Any serious researcher is invited to use our collection. As with any antiquarian special collection, we do require that all patrons exercise special concern and respect for original materials.  Please see our Admittance page for more information.

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Atlases, Gazetteers, Books and Periodicals


The collection contains more than 6,000 atlases, including current world, national, state, and urban atlases. The historical atlas collection includes several early works, including those of Mercator, Ortelius, and Ptolemy. Our earliest original atlas is from 1511, and the collection contains many facsimiles of older works. Most notable among the 19th century volumes are the county and city atlases and those produced by various Fire Insurance companies.


Gazetteers give the location (longitude and latitude, country, state, province, etc.) of populated places and natural features. Some descriptive gazetteers also provide information about the population, economy, history, and industry of a given place. The Harvard Map Collection maintains an extensive collection of contemporary domestic and foreign gazetteers as well as current electronic gazetteers on CD-ROM. We also have a number of excellent historical gazetteers which are useful for locating places that may have changed name or are no longer in existence.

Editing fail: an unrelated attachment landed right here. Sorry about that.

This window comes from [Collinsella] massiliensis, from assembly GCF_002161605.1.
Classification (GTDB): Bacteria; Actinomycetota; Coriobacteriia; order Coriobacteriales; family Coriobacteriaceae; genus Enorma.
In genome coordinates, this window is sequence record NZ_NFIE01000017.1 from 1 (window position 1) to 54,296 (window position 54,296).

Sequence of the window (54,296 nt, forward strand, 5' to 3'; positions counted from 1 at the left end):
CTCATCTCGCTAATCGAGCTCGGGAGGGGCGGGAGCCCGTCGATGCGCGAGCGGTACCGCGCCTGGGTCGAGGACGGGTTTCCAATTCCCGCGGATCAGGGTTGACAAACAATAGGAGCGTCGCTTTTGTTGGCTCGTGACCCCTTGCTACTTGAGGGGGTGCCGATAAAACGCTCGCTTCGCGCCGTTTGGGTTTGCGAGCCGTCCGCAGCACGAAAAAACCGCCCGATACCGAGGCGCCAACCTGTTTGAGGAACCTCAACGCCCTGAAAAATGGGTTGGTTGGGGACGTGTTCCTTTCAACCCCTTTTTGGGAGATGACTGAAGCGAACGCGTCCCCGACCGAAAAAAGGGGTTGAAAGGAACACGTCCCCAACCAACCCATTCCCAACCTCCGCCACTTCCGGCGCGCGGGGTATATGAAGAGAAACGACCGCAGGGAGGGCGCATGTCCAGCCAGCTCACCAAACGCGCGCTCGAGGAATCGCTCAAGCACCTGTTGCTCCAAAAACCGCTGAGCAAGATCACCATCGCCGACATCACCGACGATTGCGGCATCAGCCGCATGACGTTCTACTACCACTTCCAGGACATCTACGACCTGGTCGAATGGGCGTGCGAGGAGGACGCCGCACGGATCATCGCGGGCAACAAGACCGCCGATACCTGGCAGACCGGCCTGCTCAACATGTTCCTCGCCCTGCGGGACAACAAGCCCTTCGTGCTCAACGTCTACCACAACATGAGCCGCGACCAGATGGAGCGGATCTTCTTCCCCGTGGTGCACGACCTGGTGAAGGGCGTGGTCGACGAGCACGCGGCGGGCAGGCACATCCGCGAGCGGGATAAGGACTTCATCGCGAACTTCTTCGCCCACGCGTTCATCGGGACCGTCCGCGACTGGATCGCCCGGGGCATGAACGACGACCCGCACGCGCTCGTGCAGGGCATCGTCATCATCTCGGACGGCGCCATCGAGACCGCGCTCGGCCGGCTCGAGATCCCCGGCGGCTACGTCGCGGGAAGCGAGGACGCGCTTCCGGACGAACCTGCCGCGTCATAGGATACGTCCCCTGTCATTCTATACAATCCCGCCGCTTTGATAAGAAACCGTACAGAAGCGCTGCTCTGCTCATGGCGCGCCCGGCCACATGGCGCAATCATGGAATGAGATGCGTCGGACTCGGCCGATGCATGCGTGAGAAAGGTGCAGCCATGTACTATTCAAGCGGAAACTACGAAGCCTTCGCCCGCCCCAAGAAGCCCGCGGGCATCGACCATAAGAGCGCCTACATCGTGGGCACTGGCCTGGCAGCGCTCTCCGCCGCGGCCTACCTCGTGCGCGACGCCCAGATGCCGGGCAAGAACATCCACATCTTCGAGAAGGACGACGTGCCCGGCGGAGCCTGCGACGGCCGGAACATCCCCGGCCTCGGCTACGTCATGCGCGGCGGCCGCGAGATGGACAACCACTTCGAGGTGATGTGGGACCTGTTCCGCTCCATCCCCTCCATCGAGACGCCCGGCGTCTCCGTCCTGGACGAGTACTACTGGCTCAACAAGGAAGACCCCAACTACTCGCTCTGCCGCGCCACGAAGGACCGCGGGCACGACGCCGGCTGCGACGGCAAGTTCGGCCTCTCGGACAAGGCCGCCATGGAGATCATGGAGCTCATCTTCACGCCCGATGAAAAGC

Books and Periodicals

The collection maintains a collection of monographs and serials related to the history of cartography, mapping in general, geographic information systems, aerial photography and remote sensing, and map librarianship. Although these journals (like all material in the Map Collection) do not circulate, patrons are welcome to read them in our reading room or photocopy needed material.

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Fire Insurance Maps

One of the most valuable sources for monitoring and viewing urban change are the fire insurance maps published in the 19th century. These maps were drawn at the scale of 1 inch = 50 ft (later 1 inch = 100 ft) which allowed very specific types of detail to be shown. For example, street width, building dimensions, the type of construction (frame, brick, stone), number of floors, roof composition, windows, elevators, wall construction, and street address are all shown.